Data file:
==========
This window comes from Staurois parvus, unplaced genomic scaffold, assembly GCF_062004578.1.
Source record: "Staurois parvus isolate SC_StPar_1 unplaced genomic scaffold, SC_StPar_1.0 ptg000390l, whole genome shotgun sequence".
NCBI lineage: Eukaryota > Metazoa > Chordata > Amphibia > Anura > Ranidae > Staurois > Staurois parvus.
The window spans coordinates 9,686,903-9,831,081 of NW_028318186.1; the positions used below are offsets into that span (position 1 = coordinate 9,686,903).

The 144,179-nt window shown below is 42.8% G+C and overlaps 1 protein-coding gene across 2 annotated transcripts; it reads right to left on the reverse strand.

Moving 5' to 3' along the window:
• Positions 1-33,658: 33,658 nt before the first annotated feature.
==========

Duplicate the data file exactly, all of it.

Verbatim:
This window comes from Staurois parvus, unplaced genomic scaffold, assembly GCF_062004578.1.
Source record: "Staurois parvus isolate SC_StPar_1 unplaced genomic scaffold, SC_StPar_1.0 ptg000390l, whole genome shotgun sequence".
NCBI lineage: Eukaryota > Metazoa > Chordata > Amphibia > Anura > Ranidae > Staurois > Staurois parvus.
The window spans coordinates 9,686,903-9,831,081 of NW_028318186.1; the positions used below are offsets into that span (position 1 = coordinate 9,686,903).

The 144,179-nt window shown below is 42.8% G+C and overlaps 1 protein-coding gene across 2 annotated transcripts; it reads right to left on the reverse strand.

Moving 5' to 3' along the window:
• Positions 1-33,658: 33,658 nt before the first annotated feature.